What this meant is that we gave our son the freedom to choose when he wanted to wear underwear instead of a diaper. This eliminated the pressure and frustration he had with the potty training process, which led to more successful attempts in using the toilet.

We also made sure that he had easy access to the toilet. We placed potty chairs in every room and encouraged him to use them whenever he felt the need.

When accidents happened, we didn't scold him, but instead, we showed him how to clean up after himself, which also helped him take responsibility.

In conclusion, the "no diaper, no problem" approach can be very effective in reducing the pressure during potty training. Remember to be patient and consistent, and don't forget to praise your child when they make progress.

durgan.richmond

Hello,

I can relate to your situation as I am also a mom to a 2-year-old who is undergoing potty training. Like you, I've also experienced my daughter's regression, but what we did was we tried a different approach.

First, we avoided asking our little girl if she needed to go to the potty every time. We've noticed that it would frustrate her and she would cry a lot. Instead, we transitioned from asking her every time to gently reminding her that it's time to go, and this helped a lot.

Secondly, we've learned that our child is more likely to use the potty if she's relaxed and not feeling pressured. So, we made her favorite toys available while on the potty or even singing songs to her.

Lastly, when accidents happen, we don't reprimand her; we just stay positive and gently remind her that poop or pee goes in the potty.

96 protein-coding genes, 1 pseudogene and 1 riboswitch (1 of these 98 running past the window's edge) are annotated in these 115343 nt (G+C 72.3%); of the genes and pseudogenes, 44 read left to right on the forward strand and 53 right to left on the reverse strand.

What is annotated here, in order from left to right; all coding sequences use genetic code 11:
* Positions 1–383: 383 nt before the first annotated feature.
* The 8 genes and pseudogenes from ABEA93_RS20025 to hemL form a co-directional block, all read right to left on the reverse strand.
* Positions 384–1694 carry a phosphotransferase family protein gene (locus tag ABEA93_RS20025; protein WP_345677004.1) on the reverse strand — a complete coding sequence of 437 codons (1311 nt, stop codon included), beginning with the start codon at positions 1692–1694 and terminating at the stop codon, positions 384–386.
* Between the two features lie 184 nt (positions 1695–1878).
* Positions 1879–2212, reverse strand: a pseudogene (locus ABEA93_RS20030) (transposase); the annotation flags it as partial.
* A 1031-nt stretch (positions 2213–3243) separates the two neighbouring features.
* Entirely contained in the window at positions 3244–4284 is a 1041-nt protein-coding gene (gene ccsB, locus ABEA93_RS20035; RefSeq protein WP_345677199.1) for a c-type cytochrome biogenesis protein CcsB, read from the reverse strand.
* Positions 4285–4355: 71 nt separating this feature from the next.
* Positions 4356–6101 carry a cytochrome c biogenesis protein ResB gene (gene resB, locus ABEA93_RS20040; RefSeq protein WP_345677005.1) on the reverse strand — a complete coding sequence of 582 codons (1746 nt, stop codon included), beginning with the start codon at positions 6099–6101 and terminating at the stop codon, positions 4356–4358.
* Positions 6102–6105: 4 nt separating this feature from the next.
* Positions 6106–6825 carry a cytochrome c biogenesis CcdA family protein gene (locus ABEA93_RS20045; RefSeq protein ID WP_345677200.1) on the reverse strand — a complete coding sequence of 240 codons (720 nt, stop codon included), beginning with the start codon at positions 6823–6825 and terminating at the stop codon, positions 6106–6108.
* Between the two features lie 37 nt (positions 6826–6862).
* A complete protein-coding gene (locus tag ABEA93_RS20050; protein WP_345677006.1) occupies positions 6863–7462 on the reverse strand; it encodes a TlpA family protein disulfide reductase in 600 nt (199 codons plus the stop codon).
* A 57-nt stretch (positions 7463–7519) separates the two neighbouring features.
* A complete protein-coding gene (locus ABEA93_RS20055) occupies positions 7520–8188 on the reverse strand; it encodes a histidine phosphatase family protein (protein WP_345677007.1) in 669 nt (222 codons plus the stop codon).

Potty training takes time, and it's a learning curve for both parents and toddlers. Remember to stay patient and consistent with your training, and most importantly, listen and understand your child's needs. Good luck!

selina.little

Hi there,

I'm a mom to a 2.5-year-old toddler who's been potty training for a few months now, and we've also experienced regression along the way.

To help my daughter overcome this regression, I bought her big girl underwear with her favorite cartoon character printed on them. This was very encouraging and helped motivate her to use the potty. We also set up a reward system where my daughter would receive a small toy every time she successfully used the potty.

Another strategy that worked for us was to make the potty training process fun. We sang nursery rhymes while sitting on the potty, read books about potty training, and even did little dances before and after using the toilet. This made the whole process more enjoyable and less of a chore.

Lastly, we involved my daughter in the cleaning process when she had an accident. We made it a fun game and used it as an opportunity to teach her responsibility.

Overall, the key to successful potty training is to be patient, consistent, and most of all, positive. Every child learns at their own pace, so don't be too hard on yourself or your toddler if it takes longer than expected. With a positive attitude and the right strategies, your child will be potty trained in no time!

ines42

Hi there! I totally understand what you are going through. My daughter went through a similar phase when we were potty training her. Here are a few tips that worked for us and may help you too:

1. Be patient: Regression is common during potty training and it's important to be patient with your child.